I just finished reading a blog post about weakness. And in that post, weakness was personified as feminine. I could not get past the fact that terms used to describe weakness—not the least being “he cried like a little girl” are offensive and merely lend credence to the fact that we are not as far in this journey of equality as I thought. The post was probably a good one, but I could not get beyond the way that feminine traits are looked upon as weak.
I admire a man who cries—he is not weak—in fact he is usually so strong in his convictions, in his compassion, in his beliefs—that this outlet is far from being weak. And when a woman cries—it is because that is how she becomes brave—that is how she gets over things—that is how she temporarily expresses her anger, frustration, and sometimes, compassion for others.
Whenever I see tears well up in my husband’s eyes, I know that he has been touched deeply by things—and to be touched deeply is not for cowards. It is a deep disservice to men (I am the mother of two boys) to have their feelings taken away from them. To disrespect someone, to mock someone, to make fun of someone for being “soft” is outrageous.
I do not mean soft in not having strength of conviction, in being spineless, or lax and pathetic. I mean soft as being flexible, sympathetic, gentle, sensitive, and soft-hearted.
Men and women need to give men permission to feel and to express their feelings in ways that do not entail punching a hole in a wall, spouting angry words, or making fun of perceived weaknesses.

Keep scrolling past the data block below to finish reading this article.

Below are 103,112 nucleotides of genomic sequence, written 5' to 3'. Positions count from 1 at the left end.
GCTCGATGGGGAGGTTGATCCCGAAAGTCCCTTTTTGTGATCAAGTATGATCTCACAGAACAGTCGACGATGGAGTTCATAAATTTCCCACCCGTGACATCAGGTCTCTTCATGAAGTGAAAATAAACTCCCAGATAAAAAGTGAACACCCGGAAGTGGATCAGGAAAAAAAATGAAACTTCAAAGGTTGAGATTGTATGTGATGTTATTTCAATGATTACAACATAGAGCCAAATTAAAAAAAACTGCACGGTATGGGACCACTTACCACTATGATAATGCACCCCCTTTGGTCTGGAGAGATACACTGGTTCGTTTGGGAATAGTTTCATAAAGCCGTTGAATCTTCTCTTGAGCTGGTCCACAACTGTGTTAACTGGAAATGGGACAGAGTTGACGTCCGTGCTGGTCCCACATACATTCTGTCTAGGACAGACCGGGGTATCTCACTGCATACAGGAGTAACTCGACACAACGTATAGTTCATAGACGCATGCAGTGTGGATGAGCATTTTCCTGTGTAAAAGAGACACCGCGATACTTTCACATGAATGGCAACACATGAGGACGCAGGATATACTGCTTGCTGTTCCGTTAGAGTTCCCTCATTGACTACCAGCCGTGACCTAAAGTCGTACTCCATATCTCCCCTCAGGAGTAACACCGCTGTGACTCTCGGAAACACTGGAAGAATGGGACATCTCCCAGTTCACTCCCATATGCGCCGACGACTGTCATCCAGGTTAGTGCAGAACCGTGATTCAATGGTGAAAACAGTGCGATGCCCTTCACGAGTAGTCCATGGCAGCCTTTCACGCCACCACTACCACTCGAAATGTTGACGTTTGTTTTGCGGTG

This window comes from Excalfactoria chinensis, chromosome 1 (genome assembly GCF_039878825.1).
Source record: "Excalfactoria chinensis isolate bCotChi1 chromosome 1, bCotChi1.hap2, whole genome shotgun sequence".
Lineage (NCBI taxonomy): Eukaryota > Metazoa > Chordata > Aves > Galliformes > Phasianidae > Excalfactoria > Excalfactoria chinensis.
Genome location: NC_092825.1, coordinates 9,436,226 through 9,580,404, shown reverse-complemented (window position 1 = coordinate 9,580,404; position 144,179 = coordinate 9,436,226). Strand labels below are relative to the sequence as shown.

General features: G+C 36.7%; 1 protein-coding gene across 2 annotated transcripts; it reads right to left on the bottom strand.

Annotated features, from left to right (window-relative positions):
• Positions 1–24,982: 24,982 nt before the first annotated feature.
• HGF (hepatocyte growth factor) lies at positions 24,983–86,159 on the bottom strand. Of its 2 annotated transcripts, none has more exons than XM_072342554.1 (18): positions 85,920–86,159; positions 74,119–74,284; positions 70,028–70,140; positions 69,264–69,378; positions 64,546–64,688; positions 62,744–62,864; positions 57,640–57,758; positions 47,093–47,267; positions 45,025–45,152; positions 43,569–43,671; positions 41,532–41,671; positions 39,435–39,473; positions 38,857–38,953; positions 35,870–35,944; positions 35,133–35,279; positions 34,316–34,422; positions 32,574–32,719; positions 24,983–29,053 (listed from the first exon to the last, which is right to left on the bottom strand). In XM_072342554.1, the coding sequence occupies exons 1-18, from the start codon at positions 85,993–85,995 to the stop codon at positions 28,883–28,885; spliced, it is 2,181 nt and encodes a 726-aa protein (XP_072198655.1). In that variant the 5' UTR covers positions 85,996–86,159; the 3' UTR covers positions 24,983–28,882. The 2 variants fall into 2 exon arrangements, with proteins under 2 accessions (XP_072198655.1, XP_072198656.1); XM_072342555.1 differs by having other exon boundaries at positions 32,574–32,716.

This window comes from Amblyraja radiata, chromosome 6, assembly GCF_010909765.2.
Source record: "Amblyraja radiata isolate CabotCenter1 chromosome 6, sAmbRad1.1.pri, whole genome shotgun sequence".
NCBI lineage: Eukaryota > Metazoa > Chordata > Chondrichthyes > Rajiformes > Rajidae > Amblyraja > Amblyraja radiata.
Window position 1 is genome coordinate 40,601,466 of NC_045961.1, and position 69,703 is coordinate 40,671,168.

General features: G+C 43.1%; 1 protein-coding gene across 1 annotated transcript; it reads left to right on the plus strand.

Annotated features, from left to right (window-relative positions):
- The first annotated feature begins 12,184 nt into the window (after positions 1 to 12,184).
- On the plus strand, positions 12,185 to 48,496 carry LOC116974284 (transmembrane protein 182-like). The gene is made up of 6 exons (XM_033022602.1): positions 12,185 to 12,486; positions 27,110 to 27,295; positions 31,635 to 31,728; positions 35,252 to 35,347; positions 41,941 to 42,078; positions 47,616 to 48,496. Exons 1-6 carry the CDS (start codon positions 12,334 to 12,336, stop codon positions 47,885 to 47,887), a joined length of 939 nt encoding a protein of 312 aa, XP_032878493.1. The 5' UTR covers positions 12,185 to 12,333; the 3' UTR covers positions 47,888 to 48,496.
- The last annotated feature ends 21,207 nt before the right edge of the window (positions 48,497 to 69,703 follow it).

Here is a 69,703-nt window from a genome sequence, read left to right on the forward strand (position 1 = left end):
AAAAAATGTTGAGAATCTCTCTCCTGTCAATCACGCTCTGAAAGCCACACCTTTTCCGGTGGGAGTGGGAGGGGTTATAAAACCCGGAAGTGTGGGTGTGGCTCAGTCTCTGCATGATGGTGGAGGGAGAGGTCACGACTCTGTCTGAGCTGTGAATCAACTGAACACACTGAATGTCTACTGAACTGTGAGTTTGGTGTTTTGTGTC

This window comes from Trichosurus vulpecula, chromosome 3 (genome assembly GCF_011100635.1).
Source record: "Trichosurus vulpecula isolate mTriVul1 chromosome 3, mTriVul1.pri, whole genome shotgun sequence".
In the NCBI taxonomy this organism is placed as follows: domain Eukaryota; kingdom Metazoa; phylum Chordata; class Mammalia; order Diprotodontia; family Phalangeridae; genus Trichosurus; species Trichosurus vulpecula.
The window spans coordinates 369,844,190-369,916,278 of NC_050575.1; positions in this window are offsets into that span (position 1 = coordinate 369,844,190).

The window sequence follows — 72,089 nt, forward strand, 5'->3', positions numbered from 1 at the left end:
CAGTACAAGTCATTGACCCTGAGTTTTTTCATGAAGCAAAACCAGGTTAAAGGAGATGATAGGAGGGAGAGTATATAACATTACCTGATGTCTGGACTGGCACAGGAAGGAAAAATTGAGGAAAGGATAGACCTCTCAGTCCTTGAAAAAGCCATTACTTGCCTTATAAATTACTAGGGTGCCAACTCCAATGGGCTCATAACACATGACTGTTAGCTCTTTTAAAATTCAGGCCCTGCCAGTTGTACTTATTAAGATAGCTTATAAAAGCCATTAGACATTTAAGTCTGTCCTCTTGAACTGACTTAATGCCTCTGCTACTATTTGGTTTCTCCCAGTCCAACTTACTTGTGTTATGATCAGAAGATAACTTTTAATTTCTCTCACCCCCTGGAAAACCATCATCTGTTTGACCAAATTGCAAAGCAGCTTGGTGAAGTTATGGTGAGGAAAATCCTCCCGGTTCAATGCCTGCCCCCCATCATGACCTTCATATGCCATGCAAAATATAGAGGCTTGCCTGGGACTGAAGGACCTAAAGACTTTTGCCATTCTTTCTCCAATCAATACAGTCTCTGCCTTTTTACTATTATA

As a woman, I cry. And I always feel I have to apologize for crying. Yet it is a real expression of real emotions, real feelings. And I should not have to apologize. Nor should you have to apologize to me for crying.
Equality has a myriad of faces. That there is even the question whether or not men and women are equal angers me. Men should not feel the burdens they do; women should not apologize for their independence. It is so basic and so ingrained in me that I cannot see the other side of this issue. As far as I am concerned there is no valid argument for inequality. And once everyone agrees that men and women are irrevocably, conclusively, forever equal — men will not be made fun of for expressing their emotions; and woman will not be looked upon as weak.